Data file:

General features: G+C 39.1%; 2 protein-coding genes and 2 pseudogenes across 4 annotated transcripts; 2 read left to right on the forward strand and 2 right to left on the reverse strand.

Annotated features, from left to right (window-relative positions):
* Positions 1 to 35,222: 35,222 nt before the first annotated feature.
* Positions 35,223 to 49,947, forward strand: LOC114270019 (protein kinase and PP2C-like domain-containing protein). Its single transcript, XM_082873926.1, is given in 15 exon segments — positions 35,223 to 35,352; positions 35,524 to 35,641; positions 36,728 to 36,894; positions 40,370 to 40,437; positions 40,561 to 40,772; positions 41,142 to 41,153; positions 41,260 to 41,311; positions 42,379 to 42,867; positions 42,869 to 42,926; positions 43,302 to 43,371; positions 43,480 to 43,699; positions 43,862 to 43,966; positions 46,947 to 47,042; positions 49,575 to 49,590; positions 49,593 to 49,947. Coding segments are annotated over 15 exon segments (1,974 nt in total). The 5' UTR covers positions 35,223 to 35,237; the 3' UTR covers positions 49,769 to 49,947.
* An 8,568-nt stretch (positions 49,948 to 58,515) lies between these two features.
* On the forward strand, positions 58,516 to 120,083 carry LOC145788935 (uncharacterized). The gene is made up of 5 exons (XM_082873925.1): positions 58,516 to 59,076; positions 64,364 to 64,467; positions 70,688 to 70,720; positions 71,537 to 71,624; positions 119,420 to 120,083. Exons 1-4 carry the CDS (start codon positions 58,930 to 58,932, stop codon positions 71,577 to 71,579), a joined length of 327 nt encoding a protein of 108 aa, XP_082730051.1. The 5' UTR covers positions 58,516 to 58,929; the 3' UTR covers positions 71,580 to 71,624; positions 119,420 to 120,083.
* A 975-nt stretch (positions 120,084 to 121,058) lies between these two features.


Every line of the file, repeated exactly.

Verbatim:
General features: G+C 39.1%; 2 protein-coding genes and 2 pseudogenes across 4 annotated transcripts; 2 read left to right on the forward strand and 2 right to left on the reverse strand.

Annotated features, from left to right (window-relative positions):
* Positions 1 to 35,222: 35,222 nt before the first annotated feature.
* Positions 35,223 to 49,947, forward strand: LOC114270019 (protein kinase and PP2C-like domain-containing protein). Its single transcript, XM_082873926.1, is given in 15 exon segments — positions 35,223 to 35,352; positions 35,524 to 35,641; positions 36,728 to 36,894; positions 40,370 to 40,437; positions 40,561 to 40,772; positions 41,142 to 41,153; positions 41,260 to 41,311; positions 42,379 to 42,867; positions 42,869 to 42,926; positions 43,302 to 43,371; positions 43,480 to 43,699; positions 43,862 to 43,966; positions 46,947 to 47,042; positions 49,575 to 49,590; positions 49,593 to 49,947. Coding segments are annotated over 15 exon segments (1,974 nt in total). The 5' UTR covers positions 35,223 to 35,237; the 3' UTR covers positions 49,769 to 49,947.
* An 8,568-nt stretch (positions 49,948 to 58,515) lies between these two features.
* On the forward strand, positions 58,516 to 120,083 carry LOC145788935 (uncharacterized). The gene is made up of 5 exons (XM_082873925.1): positions 58,516 to 59,076; positions 64,364 to 64,467; positions 70,688 to 70,720; positions 71,537 to 71,624; positions 119,420 to 120,083. Exons 1-4 carry the CDS (start codon positions 58,930 to 58,932, stop codon positions 71,577 to 71,579), a joined length of 327 nt encoding a protein of 108 aa, XP_082730051.1. The 5' UTR covers positions 58,516 to 58,929; the 3' UTR covers positions 71,580 to 71,624; positions 119,420 to 120,083.
* A 975-nt stretch (positions 120,084 to 121,058) lies between these two features.